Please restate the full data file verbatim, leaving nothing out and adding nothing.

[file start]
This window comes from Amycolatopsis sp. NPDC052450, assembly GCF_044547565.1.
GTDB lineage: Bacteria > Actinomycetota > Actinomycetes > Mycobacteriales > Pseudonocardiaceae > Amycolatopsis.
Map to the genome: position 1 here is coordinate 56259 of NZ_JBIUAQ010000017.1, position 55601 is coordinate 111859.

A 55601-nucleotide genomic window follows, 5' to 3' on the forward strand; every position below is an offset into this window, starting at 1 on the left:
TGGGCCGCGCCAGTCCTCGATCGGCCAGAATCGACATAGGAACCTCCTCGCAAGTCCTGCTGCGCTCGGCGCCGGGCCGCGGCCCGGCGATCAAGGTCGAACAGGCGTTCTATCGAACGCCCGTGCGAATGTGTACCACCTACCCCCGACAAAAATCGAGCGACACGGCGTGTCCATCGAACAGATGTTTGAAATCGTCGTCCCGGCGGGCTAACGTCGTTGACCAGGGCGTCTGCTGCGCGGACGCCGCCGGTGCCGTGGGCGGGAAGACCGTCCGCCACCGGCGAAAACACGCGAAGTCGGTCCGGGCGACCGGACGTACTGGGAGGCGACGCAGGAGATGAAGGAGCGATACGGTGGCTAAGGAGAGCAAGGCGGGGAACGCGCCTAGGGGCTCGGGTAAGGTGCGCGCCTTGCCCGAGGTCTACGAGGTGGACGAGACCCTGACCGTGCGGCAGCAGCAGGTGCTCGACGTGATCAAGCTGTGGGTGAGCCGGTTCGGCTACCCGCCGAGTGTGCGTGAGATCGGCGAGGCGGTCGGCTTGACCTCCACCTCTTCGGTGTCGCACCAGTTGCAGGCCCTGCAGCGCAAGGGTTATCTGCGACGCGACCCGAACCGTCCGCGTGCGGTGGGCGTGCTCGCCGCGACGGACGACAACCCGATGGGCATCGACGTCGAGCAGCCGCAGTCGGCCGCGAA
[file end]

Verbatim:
This window comes from Amycolatopsis sp. NPDC052450, assembly GCF_044547565.1.
GTDB lineage: Bacteria > Actinomycetota > Actinomycetes > Mycobacteriales > Pseudonocardiaceae > Amycolatopsis.
Map to the genome: position 1 here is coordinate 56259 of NZ_JBIUAQ010000017.1, position 55601 is coordinate 111859.

A 55601-nucleotide genomic window follows, 5' to 3' on the forward strand; every position below is an offset into this window, starting at 1 on the left:
TGGGCCGCGCCAGTCCTCGATCGGCCAGAATCGACATAGGAACCTCCTCGCAAGTCCTGCTGCGCTCGGCGCCGGGCCGCGGCCCGGCGATCAAGGTCGAACAGGCGTTCTATCGAACGCCCGTGCGAATGTGTACCACCTACCCCCGACAAAAATCGAGCGACACGGCGTGTCCATCGAACAGATGTTTGAAATCGTCGTCCCGGCGGGCTAACGTCGTTGACCAGGGCGTCTGCTGCGCGGACGCCGCCGGTGCCGTGGGCGGGAAGACCGTCCGCCACCGGCGAAAACACGCGAAGTCGGTCCGGGCGACCGGACGTACTGGGAGGCGACGCAGGAGATGAAGGAGCGATACGGTGGCTAAGGAGAGCAAGGCGGGGAACGCGCCTAGGGGCTCGGGTAAGGTGCGCGCCTTGCCCGAGGTCTACGAGGTGGACGAGACCCTGACCGTGCGGCAGCAGCAGGTGCTCGACGTGATCAAGCTGTGGGTGAGCCGGTTCGGCTACCCGCCGAGTGTGCGTGAGATCGGCGAGGCGGTCGGCTTGACCTCCACCTCTTCGGTGTCGCACCAGTTGCAGGCCCTGCAGCGCAAGGGTTATCTGCGACGCGACCCGAACCGTCCGCGTGCGGTGGGCGTGCTCGCCGCGACGGACGACAACCCGATGGGCATCGACGTCGAGCAGCCGCAGTCGGCCGCGAA